Welcome to the world of winches! An essential helping hand in the DIY world, a winch is a lifting or hauling device able to hold hefty weights to get the job done faster. Coming in all different shapes and sizes to suit whatever your needs are, different winches come in a range of specifications for a range of purposes, from at-home DIY, car towing and industrial work.
In this handy guide, we’ll break down all the need-to-know information to help you find your perfect winch. From the basics to the details – you’ll find the answers to all your burning questions here.
What are Winches?
In the simplest turns, winches are devices used for lifting or hauling. They’ve been used since ancient Greek times in one way or another as one of the most historic and enduring mechanisms in the developing world and now in modern DIY. Using a rope winding around a drum, they’re devices that make moving heavy items a breeze to make DIY or vehicle recovery simpler.
What are Winches Used For?
Winches are used for a range of things! From at-home or industrial where equipment or tools may need moving from space to place or lifting up to a different floor, you’ll regularly see them on scaffolding or building sites. They’re also used in vehicle recovery to haul a stuck or broken-down vehicle out of a tricky spot.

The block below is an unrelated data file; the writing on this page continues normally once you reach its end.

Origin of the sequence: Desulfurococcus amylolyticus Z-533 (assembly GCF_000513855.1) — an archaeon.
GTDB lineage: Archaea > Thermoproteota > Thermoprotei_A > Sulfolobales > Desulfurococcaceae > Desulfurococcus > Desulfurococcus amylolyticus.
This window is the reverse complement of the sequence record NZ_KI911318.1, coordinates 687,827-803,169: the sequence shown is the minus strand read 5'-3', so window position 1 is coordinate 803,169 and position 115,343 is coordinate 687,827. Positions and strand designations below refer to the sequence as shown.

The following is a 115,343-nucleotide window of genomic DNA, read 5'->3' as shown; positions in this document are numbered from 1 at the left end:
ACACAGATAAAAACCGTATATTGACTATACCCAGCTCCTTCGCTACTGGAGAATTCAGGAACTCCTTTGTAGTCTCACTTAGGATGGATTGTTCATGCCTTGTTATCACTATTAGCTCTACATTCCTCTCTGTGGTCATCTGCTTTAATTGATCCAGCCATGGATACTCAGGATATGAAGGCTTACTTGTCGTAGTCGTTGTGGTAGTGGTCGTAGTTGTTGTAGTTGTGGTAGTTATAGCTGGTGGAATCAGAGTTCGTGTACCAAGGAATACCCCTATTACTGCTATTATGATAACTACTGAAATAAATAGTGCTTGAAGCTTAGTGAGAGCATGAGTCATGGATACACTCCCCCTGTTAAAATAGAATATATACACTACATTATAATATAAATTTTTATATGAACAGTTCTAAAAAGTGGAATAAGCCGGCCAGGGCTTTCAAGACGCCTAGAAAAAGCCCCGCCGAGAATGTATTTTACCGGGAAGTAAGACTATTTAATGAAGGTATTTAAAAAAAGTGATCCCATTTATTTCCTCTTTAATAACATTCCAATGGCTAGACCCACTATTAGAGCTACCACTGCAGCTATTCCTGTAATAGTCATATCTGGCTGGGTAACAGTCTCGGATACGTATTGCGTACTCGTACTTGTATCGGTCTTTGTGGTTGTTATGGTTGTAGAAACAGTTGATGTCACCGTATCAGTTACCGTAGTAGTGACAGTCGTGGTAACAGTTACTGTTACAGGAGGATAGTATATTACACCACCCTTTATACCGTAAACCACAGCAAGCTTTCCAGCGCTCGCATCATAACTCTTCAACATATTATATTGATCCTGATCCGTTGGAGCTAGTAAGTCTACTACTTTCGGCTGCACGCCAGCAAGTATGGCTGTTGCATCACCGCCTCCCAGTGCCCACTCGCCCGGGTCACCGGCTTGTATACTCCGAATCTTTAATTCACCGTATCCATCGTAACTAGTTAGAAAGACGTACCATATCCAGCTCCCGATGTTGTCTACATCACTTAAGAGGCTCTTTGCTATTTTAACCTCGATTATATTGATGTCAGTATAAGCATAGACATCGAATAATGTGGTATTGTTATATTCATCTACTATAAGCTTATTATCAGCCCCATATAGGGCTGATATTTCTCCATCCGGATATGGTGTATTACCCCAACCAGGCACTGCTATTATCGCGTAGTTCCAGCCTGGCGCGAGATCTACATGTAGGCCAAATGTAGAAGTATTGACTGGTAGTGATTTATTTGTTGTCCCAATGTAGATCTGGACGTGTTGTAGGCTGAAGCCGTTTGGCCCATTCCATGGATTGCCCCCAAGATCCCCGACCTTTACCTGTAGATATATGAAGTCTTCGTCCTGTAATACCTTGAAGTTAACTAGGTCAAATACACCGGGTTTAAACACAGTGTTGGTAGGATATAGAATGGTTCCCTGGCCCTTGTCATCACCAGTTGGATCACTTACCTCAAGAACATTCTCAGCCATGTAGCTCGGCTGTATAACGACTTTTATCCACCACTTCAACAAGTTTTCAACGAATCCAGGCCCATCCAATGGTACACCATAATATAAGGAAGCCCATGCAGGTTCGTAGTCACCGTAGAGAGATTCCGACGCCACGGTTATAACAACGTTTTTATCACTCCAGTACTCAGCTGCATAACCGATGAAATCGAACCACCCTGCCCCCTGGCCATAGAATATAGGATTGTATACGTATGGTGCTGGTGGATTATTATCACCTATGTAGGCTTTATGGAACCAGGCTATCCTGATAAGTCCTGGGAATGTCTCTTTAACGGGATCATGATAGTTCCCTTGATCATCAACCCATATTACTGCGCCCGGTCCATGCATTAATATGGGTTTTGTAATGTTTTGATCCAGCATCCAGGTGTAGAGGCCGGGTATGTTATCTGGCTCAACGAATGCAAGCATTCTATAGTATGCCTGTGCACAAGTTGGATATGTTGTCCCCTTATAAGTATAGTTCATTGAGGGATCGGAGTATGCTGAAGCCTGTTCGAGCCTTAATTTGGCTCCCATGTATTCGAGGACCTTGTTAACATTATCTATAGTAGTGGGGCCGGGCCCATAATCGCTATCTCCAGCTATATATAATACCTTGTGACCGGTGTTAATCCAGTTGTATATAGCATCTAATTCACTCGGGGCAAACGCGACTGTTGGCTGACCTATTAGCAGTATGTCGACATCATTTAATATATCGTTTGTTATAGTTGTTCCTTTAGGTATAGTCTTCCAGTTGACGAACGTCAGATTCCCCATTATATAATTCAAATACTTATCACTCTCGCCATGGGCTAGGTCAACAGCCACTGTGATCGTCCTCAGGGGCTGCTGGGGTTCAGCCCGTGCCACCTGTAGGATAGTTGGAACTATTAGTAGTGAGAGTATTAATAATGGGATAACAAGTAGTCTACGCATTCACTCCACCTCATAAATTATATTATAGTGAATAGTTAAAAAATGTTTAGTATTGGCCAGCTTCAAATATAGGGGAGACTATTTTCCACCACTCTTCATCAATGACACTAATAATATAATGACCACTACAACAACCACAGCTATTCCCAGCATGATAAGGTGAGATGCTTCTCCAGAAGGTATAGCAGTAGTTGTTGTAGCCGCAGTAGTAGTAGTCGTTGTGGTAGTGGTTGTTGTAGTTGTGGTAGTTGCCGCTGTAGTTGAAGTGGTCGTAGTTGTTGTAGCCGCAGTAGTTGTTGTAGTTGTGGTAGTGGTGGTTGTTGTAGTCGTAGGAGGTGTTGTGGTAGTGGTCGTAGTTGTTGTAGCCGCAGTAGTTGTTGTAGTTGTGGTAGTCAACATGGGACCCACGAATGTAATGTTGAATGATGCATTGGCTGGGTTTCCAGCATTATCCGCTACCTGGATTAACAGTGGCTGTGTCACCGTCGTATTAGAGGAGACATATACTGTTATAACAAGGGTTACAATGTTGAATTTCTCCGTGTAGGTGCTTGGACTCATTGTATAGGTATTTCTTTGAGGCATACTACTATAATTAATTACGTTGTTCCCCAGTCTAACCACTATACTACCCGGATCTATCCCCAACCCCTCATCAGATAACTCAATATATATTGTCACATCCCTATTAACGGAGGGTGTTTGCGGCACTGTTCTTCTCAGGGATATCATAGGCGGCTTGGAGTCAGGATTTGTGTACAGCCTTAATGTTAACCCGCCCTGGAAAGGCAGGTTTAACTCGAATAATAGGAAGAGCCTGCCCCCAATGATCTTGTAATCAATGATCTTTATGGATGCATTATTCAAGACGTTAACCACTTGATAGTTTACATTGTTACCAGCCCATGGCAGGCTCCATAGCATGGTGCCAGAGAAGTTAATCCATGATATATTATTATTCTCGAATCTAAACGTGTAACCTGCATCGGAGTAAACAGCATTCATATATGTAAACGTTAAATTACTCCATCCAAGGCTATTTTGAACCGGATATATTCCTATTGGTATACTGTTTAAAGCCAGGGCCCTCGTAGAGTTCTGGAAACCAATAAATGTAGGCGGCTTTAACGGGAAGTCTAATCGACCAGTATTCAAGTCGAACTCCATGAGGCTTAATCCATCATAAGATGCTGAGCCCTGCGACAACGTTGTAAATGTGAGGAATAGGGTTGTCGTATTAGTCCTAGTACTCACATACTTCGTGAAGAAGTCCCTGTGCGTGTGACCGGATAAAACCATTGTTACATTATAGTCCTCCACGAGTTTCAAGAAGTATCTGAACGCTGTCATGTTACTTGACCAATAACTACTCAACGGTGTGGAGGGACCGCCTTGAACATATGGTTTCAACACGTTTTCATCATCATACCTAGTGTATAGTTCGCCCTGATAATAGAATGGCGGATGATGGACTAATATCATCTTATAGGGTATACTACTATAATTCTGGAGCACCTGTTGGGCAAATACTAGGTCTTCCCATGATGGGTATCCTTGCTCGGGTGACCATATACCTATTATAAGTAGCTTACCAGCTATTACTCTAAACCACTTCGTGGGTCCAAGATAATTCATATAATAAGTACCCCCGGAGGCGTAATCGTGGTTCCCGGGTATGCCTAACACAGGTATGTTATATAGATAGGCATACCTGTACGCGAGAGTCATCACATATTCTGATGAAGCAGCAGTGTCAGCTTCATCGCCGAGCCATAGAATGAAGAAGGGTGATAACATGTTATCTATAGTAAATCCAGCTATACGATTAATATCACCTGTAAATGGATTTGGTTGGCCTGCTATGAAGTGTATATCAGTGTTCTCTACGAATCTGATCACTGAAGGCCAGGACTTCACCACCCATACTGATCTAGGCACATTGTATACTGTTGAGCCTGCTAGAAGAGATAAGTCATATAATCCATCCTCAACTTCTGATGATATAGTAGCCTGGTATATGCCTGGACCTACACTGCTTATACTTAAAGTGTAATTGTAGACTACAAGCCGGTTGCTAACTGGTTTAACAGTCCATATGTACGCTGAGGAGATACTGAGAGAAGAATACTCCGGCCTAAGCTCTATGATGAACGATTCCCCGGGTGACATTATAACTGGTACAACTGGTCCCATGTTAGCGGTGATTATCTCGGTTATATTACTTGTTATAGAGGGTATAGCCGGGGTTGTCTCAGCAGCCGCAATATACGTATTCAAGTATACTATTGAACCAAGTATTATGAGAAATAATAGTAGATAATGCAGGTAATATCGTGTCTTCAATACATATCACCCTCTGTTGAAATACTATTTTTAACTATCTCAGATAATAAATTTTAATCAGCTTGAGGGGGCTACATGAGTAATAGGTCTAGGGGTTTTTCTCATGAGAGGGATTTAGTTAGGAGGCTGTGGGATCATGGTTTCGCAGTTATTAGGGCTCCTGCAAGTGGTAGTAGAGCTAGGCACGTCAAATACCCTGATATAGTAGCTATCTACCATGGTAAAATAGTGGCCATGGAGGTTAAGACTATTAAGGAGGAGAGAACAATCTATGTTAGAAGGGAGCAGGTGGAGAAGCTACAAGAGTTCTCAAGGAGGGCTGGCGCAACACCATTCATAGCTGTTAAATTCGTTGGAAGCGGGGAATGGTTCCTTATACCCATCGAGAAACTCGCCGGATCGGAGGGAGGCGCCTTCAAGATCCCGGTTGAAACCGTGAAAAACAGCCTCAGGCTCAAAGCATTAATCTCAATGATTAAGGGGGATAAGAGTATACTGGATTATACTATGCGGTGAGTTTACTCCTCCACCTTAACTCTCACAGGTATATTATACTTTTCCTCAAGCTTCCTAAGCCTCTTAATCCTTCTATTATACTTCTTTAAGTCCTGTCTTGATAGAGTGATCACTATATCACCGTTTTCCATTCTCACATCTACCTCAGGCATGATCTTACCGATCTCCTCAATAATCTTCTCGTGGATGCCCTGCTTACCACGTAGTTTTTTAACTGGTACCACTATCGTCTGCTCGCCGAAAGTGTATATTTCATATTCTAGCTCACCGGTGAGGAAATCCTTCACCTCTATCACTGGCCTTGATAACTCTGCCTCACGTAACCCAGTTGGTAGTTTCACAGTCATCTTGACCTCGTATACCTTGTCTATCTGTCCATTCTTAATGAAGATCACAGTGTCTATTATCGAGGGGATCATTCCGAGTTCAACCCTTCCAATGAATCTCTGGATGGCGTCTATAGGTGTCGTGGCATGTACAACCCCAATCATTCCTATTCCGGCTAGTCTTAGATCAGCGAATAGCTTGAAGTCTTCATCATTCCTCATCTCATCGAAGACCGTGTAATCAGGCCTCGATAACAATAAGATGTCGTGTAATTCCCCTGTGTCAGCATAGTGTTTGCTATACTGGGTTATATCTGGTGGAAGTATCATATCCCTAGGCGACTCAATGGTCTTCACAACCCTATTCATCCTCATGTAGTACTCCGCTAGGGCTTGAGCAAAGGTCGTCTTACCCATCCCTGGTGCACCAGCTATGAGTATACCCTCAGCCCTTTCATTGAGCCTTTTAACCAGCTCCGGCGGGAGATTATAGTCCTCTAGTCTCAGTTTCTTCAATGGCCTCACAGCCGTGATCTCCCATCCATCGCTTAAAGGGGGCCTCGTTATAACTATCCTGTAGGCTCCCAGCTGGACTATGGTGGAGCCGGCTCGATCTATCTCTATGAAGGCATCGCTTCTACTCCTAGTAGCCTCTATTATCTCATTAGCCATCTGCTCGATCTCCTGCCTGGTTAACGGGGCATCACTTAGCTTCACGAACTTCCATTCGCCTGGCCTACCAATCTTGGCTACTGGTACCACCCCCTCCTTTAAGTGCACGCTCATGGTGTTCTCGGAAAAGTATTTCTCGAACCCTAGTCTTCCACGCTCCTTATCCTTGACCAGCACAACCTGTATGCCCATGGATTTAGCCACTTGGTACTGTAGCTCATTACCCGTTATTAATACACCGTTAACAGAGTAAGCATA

Able to lift weights, far heavier than a person could ever manage, they’re used to make jobs easier, quicker and simpler by carrying the burden for you.
How do Winches Work?
Winches work by using a rope winding around a central drum with a motor. The object or thing that needs lifting or moving is attached to the rope at one end, then the motor runs to wind the rope around the drum – either horizontally or vertically depending on if you’re lifting or pulling something along.
The motor neatly and slowly wraps the rope back around the drum, with the motor’s power able to handle a far heavier load, so the item is pulled along with ease.
Types of Winches
Coming in all different shapes and sizes, there are a range of different types of winches to suit a range of purposes and needs. Not everyone needs a fully industry, superpowered winch, so the scale of the set up can totally depend on the job at hand without ever compromising on safety or quality.
Some of the key differences in types of winches come down to the material of the rope from synthetic rope to heavy-duty steel, the weight they can handle and the motor type.
Parts of a Winch
Next up, let's break down all the parts and components of a winch. These are the bits that come together to make the winch work, with some being changeable or customisable to suit your needs. Each doing their own job to keep running smooth and safe, let’s take a look…
Just what it says on the tin, the control panel lets you control your winch. Usually on a separate remote, that’s either wired into or wireless from the winch, the controls let you turn the winch on or off to put power in or out of the winch. Some hoist winches also have controls that let you choose directions as well as moving up or down.
Solenoid or Contactor
Without them, you’d have to jumpstart your winch every time, with no smooth or easy start-up, and they would run forever with no way to stop.
They are comprised of a coil of wire, the housing and a moveable plunger. As the wire is wound round, the electric current can flow through and the magnetic field caused pulls the plunger in. Once this has been pulled in, the electric current needed to start up the winch can flow through, with the solenoid being the final piece of the puzzle in completing the circuit.